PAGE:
The penalties under CASL can be quite severe. They include:
- Administrative Monetary Penalties (AMPs) consisting of fines of up to $1million for individuals and up to $10 million for corporations per violation.
- Vicarious liability. This means that corporate directors can be found to be liable for the wrongful acts of a corporation or organization, and the corporation can be found to be liable for the wrongful acts of its employees.
- Private rights of action. This means that after July 1, 2017 individuals can sue another individual or organization for damages after proving actual harm or loss after receiving an unsolicited and unwanted CEM. An individual cannot sue an organization if the CRTC has already taken action against it.
Most of the responsibility for enforcing the Act will be carried out by the Canadian Radio-television and Telecommunications Commission, or CRTC. The CRTC is given investigative powers under CASL and may obtain search and seizure orders and ask the courts for injunctions to “cease and desist.” The CRTC will issue a Notice of Violation with the AMP amount indicated. The organization can then challenge the Notice about both the violation and the amount of the AMP.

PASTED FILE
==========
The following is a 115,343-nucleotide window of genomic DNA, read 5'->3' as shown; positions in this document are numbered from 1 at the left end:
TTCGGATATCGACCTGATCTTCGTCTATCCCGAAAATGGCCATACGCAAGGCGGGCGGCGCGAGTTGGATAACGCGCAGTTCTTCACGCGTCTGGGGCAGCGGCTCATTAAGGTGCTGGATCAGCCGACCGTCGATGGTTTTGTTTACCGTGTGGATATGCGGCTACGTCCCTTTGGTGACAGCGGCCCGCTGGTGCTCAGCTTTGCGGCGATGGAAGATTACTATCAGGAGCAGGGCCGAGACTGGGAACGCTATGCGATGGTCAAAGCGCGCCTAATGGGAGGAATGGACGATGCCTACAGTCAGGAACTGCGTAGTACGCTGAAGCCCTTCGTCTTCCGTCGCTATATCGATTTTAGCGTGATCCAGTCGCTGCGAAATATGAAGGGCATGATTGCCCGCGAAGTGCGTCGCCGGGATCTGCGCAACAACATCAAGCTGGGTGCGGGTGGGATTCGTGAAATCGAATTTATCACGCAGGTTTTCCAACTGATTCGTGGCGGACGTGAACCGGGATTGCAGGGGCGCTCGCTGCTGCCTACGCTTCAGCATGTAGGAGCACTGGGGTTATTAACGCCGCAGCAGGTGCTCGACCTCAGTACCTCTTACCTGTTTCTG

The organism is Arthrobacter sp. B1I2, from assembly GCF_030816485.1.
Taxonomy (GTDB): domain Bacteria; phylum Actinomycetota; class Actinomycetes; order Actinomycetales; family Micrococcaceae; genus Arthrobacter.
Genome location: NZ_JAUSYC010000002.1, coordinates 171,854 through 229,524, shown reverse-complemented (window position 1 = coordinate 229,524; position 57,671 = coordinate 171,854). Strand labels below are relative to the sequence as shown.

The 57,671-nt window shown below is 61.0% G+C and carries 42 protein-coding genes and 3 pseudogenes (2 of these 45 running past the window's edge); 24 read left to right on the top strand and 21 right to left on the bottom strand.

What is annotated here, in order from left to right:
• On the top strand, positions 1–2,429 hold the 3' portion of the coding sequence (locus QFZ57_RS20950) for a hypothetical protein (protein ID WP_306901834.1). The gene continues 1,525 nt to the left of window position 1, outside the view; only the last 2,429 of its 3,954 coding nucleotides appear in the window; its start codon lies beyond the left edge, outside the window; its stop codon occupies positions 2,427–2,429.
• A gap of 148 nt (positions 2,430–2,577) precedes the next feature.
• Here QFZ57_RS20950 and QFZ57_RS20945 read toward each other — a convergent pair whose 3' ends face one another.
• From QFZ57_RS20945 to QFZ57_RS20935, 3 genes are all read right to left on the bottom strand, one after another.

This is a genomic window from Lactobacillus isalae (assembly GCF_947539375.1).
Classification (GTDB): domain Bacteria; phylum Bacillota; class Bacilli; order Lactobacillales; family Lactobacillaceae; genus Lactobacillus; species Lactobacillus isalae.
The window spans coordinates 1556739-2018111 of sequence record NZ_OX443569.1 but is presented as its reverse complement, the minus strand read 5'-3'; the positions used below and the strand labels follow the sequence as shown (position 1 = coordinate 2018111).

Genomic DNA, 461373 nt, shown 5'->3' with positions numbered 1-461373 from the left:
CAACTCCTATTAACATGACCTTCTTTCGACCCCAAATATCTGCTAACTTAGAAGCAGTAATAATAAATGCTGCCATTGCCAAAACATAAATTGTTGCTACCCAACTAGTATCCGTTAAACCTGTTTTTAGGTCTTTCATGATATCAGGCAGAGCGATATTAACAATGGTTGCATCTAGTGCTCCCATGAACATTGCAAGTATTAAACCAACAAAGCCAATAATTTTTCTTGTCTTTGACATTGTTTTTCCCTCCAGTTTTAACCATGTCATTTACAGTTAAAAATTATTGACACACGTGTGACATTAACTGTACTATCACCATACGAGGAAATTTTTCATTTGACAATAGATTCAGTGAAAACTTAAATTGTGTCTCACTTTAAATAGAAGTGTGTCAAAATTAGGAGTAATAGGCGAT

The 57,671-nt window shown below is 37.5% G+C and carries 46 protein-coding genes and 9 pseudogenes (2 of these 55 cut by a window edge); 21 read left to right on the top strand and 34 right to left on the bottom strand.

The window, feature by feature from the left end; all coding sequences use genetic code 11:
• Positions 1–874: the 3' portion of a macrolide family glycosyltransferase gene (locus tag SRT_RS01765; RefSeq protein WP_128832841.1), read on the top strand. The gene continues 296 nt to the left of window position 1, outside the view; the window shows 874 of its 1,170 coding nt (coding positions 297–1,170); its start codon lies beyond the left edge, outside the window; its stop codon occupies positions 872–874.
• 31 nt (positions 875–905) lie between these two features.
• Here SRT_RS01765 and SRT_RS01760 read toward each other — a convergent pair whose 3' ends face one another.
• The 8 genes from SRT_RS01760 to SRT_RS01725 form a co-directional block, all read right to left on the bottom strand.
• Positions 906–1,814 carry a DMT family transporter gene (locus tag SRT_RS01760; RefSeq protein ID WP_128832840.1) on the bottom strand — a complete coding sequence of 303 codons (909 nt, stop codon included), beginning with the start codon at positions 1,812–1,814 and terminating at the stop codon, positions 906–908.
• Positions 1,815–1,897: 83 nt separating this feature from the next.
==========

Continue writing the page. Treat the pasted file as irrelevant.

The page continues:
However, the CRTC has indicated that it intends to educate the public about the Act and will seek opportunities for compliance before imposing substantial penalties.
Due Diligence is a defence to any violations of CASL. Due Diligence is defined as the degree of prudence and carefulness that a reasonable person would take in similar circumstances. It allows a person to prove on a balance of probabilities that he or she exercised reasonable care and was not negligent.
It is very important for directors to realize that they could be found to be personally liable for the acts of their organizations.
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This page was last updated in June, 2014.